Meng Wanzhou, the chief financial officer of China’s Huawei, was arrested in Vancouver, and there are plans to extradite her to the U.S. Huawei recently passed Apple to become the second-biggest smartphone maker in the world, after Samsung, and is one of China’s largest telecommunications equipment and services providers. The detention of Meng is not being well received in some business circles—particularly now.
The arrest comes after the U.S. and China tentatively reached a detente in a trade war that has seen both sides impose billions of dollars on tariffs on each other’s goods. The detention could cause a rift in that very fragile truce. Stocks dropped after the detention was made public.
Here are five things to know about the detention:
- Meng Wanzhou is the daughter of the company’s founder and the deputy chair of the company’s board.
- She was arrested in Vancouver on December, but the news was not made public at her request. Meng has now asked for a publication ban on the details of the arrest, which has been granted by the courts. Huawei said it was “not aware of any wrongdoing by Ms. Meng.”
- The specific charges against Meng remain unknown, but the New York Times said the U.S. Commerce and Treasury departments subpoenaed the firm over suspected violation of sanctions against both Iran and North Korea. Charges were filed by the U.S. Justice Department in the Eastern District of New York. The Wall Street Journal reported in April that the U.S. Justice Department was investigating whether Huawei violated U.S. sanctions on Iran.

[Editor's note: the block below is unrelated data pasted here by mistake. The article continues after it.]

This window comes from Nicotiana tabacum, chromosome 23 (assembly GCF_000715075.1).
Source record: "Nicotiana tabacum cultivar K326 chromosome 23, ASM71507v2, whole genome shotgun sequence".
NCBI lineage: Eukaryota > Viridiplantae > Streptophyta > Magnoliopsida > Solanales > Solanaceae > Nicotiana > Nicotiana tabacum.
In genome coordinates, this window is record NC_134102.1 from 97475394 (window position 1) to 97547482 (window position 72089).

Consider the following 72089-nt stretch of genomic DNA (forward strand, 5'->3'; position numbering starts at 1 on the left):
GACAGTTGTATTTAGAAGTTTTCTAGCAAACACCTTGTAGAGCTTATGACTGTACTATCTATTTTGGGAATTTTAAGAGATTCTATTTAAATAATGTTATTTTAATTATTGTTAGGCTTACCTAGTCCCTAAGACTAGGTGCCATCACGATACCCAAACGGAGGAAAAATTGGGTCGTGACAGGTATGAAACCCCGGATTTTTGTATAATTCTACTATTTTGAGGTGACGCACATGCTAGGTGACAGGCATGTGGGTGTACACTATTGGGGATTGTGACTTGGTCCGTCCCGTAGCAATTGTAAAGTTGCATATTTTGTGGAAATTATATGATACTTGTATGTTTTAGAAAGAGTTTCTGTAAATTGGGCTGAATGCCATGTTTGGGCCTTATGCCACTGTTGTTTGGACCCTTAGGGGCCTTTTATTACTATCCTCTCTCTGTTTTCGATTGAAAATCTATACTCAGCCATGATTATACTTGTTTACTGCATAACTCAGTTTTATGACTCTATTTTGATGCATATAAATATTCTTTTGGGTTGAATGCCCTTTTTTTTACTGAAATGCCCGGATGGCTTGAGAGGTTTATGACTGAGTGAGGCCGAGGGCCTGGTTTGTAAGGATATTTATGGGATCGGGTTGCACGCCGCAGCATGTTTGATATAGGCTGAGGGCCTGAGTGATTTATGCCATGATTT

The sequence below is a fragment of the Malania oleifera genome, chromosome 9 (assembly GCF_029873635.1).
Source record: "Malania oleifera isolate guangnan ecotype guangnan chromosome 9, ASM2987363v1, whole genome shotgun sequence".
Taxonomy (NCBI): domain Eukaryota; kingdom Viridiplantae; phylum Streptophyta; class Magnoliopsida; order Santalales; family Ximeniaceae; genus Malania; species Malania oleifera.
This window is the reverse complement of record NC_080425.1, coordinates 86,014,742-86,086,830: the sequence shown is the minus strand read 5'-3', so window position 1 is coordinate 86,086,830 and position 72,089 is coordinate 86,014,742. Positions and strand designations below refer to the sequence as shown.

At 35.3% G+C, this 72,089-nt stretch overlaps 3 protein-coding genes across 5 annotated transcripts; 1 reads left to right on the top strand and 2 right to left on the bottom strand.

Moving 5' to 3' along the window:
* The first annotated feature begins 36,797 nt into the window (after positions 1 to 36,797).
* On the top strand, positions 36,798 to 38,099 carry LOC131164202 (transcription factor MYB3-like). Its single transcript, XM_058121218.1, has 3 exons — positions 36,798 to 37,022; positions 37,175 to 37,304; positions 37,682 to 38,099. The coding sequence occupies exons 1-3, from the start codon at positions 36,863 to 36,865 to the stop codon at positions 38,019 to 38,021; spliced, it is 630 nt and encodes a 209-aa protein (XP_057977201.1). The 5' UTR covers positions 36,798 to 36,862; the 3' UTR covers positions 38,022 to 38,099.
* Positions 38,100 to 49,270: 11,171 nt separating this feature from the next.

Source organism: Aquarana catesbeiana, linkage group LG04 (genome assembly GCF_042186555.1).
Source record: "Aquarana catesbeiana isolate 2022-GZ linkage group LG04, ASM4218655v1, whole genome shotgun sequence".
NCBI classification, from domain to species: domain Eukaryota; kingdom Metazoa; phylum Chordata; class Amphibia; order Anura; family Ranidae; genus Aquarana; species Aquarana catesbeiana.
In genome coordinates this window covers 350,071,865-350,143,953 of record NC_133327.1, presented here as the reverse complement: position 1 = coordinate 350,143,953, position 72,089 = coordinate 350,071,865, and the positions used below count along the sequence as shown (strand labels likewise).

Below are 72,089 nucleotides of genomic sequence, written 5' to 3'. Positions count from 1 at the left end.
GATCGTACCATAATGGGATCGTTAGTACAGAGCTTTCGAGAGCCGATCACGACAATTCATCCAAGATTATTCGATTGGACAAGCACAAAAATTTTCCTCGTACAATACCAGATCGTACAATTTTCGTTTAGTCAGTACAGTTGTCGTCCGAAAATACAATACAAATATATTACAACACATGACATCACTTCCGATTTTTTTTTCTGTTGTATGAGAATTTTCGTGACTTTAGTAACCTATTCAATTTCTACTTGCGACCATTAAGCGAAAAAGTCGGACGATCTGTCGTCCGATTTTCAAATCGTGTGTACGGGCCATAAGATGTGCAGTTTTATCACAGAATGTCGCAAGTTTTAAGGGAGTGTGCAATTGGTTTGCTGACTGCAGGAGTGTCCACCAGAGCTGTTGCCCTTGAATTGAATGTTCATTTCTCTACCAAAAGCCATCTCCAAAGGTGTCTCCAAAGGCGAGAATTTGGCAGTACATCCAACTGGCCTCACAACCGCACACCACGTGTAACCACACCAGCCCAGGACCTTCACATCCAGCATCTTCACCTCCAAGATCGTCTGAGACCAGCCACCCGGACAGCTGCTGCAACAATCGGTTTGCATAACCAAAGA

- China, of course, is not happy about her detention. According to the BBC, a Chinese foreign ministry spokesperson told reporters, “The detention without giving any reason violates a person’s human rights” (and China would know about rights abuse), and demanded that Canada and the U.S. explain the detention and release Meng.
- Meng’s detention coincides with moves to restrict the use of Huawei technology in the U.S. In February, officials from the CIA, NSA, FBI, and the Defense Intelligence Agency told a U.S. Senate committee that smartphones produced by Huawei and Chinese company ZTE posed a security threat. And in May, the Pentagon ordered stores on U.S. military bases to stop selling smartphones made by those two companies out of concern that the Chinese government could be using their technology to spy.